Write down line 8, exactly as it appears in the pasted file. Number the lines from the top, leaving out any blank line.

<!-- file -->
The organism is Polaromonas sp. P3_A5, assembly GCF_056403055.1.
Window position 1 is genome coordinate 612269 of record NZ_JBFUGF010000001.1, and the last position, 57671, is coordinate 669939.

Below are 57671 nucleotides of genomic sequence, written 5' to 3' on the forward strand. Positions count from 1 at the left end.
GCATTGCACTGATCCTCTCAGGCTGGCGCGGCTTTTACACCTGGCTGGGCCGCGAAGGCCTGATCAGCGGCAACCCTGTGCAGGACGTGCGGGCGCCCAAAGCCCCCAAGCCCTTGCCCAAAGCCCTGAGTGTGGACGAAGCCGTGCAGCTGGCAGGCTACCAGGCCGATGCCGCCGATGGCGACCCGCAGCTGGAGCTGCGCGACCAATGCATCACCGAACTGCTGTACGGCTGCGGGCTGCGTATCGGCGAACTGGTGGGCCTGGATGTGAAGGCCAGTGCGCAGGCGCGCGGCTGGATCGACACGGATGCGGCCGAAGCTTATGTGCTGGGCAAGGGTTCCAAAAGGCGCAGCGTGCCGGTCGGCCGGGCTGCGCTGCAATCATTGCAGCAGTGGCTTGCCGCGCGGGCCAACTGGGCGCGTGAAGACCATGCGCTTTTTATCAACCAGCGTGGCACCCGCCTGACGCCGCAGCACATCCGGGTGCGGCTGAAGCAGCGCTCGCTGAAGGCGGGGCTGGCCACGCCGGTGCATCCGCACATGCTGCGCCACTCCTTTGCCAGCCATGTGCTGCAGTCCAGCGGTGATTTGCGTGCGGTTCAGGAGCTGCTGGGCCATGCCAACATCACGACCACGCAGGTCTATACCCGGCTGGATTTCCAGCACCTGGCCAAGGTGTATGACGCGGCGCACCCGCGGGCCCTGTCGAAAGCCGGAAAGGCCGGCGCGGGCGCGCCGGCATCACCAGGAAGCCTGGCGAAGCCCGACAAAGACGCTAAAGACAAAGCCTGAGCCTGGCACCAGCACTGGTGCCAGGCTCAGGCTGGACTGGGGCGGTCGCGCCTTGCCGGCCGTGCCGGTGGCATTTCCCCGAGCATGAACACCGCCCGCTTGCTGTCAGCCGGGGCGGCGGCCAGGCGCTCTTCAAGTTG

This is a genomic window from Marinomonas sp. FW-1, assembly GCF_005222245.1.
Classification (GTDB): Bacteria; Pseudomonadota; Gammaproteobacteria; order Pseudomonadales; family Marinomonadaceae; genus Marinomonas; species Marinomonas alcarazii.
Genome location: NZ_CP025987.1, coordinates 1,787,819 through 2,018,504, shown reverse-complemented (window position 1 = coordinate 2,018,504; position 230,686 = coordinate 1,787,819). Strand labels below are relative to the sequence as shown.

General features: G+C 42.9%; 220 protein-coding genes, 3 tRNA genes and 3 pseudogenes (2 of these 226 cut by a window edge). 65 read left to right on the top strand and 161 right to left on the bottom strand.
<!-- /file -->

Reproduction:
General features: G+C 42.9%; 220 protein-coding genes, 3 tRNA genes and 3 pseudogenes (2 of these 226 cut by a window edge). 65 read left to right on the top strand and 161 right to left on the bottom strand.